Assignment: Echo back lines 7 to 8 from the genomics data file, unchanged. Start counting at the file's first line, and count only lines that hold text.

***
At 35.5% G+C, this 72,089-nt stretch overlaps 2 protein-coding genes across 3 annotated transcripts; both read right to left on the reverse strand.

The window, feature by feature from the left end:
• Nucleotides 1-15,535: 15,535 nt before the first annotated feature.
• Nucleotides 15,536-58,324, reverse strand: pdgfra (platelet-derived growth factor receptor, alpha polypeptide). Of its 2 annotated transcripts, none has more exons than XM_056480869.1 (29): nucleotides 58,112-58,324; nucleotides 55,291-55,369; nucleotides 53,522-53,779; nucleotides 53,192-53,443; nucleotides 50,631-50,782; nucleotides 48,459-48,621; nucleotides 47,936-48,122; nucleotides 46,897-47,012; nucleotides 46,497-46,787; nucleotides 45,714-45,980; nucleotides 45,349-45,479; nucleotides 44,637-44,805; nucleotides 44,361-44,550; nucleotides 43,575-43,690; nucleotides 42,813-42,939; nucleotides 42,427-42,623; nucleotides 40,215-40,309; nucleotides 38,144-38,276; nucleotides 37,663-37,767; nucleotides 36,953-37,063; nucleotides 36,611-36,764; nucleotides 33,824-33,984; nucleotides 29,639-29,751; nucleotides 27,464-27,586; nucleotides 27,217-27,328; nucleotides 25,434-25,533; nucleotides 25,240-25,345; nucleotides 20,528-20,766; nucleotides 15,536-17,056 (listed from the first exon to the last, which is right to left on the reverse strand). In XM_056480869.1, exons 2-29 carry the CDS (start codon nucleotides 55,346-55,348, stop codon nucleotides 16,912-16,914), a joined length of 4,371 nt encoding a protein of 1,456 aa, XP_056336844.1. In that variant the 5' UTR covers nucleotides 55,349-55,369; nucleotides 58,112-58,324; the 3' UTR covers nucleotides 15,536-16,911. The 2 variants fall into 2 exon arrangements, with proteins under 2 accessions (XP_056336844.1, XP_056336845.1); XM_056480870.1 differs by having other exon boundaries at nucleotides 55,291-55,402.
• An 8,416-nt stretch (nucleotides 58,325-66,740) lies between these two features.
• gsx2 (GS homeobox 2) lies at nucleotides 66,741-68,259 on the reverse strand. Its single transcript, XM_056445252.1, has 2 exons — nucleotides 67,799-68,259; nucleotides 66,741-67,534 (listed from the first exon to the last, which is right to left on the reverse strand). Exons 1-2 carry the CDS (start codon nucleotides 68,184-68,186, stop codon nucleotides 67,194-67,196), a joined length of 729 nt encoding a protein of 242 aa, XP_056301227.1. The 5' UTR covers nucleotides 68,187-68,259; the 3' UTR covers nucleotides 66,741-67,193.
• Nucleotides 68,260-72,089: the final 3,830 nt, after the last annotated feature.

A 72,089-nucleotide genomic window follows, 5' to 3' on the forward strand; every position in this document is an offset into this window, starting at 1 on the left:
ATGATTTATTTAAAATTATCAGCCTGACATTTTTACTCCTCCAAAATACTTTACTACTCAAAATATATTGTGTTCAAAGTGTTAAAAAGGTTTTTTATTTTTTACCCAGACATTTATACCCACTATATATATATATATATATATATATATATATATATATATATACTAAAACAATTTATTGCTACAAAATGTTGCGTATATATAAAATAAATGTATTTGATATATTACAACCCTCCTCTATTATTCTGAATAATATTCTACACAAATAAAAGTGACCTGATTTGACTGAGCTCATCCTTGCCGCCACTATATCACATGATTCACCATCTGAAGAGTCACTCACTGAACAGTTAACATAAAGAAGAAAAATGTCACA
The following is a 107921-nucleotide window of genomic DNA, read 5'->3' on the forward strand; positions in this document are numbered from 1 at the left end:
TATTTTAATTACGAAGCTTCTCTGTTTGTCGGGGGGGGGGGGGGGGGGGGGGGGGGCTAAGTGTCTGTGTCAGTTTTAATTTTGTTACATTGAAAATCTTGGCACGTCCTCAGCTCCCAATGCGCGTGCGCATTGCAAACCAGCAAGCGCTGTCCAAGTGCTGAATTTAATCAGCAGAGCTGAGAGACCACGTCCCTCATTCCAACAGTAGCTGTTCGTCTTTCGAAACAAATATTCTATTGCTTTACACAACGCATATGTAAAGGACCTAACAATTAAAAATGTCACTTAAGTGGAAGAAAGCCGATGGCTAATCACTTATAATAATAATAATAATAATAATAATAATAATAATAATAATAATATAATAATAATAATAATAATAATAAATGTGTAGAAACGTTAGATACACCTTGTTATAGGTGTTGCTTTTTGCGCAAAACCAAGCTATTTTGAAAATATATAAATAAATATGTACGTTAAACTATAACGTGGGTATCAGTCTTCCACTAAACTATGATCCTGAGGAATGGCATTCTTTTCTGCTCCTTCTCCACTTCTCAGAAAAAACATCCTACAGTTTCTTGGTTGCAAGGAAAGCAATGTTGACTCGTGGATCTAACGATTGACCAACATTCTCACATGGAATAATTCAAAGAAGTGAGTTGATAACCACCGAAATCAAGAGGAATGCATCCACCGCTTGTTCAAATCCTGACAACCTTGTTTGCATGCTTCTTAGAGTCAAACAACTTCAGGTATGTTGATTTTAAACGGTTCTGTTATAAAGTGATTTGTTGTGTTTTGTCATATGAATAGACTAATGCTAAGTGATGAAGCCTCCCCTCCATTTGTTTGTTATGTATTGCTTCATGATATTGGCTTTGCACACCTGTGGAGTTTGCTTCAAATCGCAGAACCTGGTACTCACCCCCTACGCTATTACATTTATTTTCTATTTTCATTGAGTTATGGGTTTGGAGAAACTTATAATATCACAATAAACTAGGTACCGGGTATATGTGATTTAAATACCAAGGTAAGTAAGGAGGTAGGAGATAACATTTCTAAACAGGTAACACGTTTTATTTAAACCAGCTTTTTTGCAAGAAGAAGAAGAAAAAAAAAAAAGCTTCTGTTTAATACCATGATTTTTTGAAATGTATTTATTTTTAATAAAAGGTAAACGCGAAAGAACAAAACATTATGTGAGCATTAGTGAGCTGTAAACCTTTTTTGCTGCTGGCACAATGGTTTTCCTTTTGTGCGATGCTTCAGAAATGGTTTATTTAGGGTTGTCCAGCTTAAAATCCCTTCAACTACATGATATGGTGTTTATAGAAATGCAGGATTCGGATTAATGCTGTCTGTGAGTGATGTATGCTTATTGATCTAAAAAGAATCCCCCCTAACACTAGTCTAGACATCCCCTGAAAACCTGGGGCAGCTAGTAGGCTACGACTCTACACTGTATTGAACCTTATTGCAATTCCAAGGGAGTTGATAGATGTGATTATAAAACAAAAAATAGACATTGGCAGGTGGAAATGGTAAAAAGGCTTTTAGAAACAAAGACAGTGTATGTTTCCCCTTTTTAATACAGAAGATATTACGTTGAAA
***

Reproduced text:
• Nucleotides 68,260-72,089: the final 3,830 nt, after the last annotated feature.

A 72,089-nucleotide genomic window follows, 5' to 3' on the forward strand; every position in this document is an offset into this window, starting at 1 on the left: